How to Build an Effective Customer Spotlight Story

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Customer case studies can be difficult to get right. Here's our guide to building a collaborative process that helps you build a compelling narrative.

Want to get new customers more easily? Then you need to lean on the ones you already have.

Building customer spotlights empowers you to shine a light on the great work you’ve done in the past, helping you more easily convince new potential customers of your brand’s unique value.

Social proof is a powerful element for attracting new customers: 86% of businesses consider verified testimonials to be critical to their purchasing decisions. And while external reviews sites may be a key part of your strategy, it’s equally important to build out your own customer spotlights in-house, where you can combine your customers’ and brand’s unique perspectives to develop an impactful customer story.

At Eucalypt, we’ve worked on both sides of this fence: We’ve built our own customer case studies and leveraged external testimonials sites to validate our brand’s work, and we’ve also developed hundreds of customer stories in collaboration with our clients, helping them create powerful narratives around their solutions.

If your brand is new to creating customer spotlights, or you want to improve the ones you already have, here are some of our key tips.

Get customer buy-in

While your brand may work with many customers, not all of them are going to be the best case for a customer spotlight — even if their KPIs are through the roof.

  • Find a brand advocate
    Before requesting a customer spotlight, make sure that you’ve taken the time to build a relationship with your key contacts first. Even if you’re seeing great metrics from your work together, it’s important that your customer spokesperson is an advocate for your brand and understands your value in the process. You might start by requesting an external testimonial, and encouraging the customers with the most glowing reviews to participate in a customer spotlight for your own branded properties.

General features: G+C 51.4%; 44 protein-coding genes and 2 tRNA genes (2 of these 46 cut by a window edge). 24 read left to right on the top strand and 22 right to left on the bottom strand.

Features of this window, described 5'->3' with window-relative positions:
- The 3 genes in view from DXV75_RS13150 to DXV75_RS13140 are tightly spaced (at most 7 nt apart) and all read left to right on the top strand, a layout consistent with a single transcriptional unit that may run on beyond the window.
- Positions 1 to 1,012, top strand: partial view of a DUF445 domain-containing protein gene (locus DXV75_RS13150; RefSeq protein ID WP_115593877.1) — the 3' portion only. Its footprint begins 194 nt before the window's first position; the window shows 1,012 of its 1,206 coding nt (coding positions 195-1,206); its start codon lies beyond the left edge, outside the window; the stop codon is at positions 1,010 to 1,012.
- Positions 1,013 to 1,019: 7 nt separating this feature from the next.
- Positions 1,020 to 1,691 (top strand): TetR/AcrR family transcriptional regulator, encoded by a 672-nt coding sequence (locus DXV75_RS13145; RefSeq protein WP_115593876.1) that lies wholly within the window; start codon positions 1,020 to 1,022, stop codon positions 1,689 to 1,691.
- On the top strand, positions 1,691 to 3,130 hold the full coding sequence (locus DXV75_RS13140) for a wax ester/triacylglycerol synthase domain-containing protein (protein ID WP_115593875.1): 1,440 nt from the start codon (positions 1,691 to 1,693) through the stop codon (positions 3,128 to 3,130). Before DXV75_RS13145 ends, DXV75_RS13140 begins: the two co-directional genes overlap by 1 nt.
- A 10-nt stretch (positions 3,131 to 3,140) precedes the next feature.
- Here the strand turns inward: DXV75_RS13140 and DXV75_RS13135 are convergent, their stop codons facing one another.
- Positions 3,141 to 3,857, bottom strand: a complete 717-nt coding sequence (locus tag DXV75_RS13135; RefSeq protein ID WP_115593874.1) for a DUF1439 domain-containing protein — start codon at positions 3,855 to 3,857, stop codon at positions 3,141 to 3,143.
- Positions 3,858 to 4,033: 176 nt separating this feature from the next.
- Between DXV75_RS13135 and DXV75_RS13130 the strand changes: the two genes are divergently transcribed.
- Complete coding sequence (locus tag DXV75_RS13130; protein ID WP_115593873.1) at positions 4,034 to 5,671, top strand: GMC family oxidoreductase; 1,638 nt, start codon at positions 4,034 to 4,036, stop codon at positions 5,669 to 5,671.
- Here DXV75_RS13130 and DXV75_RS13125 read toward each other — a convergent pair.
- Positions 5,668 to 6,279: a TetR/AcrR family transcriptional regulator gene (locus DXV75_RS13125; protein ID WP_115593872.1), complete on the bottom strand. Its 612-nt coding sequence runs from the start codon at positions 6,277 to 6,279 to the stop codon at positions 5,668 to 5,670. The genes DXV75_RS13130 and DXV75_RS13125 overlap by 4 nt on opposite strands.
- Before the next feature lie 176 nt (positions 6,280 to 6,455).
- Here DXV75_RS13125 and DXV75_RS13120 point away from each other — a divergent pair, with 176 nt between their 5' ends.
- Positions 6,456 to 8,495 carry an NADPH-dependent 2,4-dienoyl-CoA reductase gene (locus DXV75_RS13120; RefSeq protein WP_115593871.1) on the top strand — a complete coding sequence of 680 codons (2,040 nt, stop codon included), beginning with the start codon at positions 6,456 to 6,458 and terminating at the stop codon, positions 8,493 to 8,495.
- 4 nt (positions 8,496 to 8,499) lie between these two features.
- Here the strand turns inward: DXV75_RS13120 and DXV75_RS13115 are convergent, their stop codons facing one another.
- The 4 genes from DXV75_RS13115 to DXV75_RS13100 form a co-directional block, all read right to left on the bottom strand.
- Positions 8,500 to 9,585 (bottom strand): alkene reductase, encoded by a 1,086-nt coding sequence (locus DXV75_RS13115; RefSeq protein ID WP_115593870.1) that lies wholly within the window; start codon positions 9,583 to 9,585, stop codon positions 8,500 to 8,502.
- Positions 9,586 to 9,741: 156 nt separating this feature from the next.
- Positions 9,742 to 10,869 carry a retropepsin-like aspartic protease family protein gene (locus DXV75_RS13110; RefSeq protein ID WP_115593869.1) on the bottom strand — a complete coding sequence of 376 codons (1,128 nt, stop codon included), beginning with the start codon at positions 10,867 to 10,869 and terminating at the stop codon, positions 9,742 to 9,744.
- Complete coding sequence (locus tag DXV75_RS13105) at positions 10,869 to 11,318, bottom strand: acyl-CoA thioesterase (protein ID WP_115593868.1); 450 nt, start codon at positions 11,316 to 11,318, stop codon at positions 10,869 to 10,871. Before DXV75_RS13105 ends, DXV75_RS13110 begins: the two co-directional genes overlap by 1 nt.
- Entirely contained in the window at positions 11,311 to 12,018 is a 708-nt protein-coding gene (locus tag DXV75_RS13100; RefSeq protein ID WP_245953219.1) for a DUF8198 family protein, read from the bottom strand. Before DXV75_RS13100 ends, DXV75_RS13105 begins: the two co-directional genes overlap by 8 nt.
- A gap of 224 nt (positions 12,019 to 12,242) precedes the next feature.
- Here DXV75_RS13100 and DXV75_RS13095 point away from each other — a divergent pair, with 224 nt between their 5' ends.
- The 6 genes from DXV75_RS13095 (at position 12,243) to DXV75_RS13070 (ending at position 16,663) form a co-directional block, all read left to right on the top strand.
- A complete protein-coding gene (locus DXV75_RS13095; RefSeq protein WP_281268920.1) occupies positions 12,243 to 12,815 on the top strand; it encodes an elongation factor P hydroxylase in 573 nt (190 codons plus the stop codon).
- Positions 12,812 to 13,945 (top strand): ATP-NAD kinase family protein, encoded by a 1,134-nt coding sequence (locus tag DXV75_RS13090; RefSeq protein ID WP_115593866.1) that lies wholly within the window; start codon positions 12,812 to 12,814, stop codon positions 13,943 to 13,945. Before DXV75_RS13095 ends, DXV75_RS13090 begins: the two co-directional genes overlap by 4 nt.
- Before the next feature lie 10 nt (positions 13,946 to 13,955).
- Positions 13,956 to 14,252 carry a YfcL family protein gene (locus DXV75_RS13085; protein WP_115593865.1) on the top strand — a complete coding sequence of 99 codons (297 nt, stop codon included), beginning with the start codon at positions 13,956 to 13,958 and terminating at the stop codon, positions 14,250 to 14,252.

• Make sure there’s a story there
    Beyond brand advocacy, it’s also important that your customer stories have a clear narrative. While a new customer might be wowed by your solution, they probably haven’t worked with it long enough to get a sense of how it impacts their business. When possible, choose customers with a longer working history with your brand, so that you can provide a clear before-and-after story that showcases your impact.
  • Get ahead of potential objections
    Your customer’s internal politics can also come into play when developing customer spotlights. When conducting preliminary research, make sure that you know if there are any touchy or confidential topics that they don’t want to discuss for a public audience. It’s also important to know who ultimately will have sign-off over the piece, and make sure to include them in the initial process as well so there are fewer opportunities to go off-course in final reviews.

In some cases, NDA requests may mean that specific metrics can’t be discussed, or may even prevent you from naming the brand, so it’s a good idea to get ahead of potential complications. (On the upside, if you must create an anonymous customer story, you are free to develop the narrative without running it by their team.)

Create a compelling narrative

First, decide what kind of customer spotlight you want to showcase: Video, written, or both?

If your customer’s spokespeople are all comfortable on-camera and you have budget and resources to produce video, starting with a video testimonial is a great way to go, as you can repurpose the content into a written profile as well. If video testimonials aren’t a viable option right now, conducting a phone interview, which you can later transcribe and turn into a written case study, will also result in a powerful customer spotlight.

In either case:

  • Build the right team
    To make sure you’re getting the right context when conducting an interview, it can be helpful to both include the internal account representative who works closely with the customer, and the internal or agency marketing team member who’ll be creating the customer spotlight. By ensuring that you’re bringing in both subject-matter expertise and marketing expertise, you’ll be able to get to the heart of the conversation more easily.
  • Find a key focus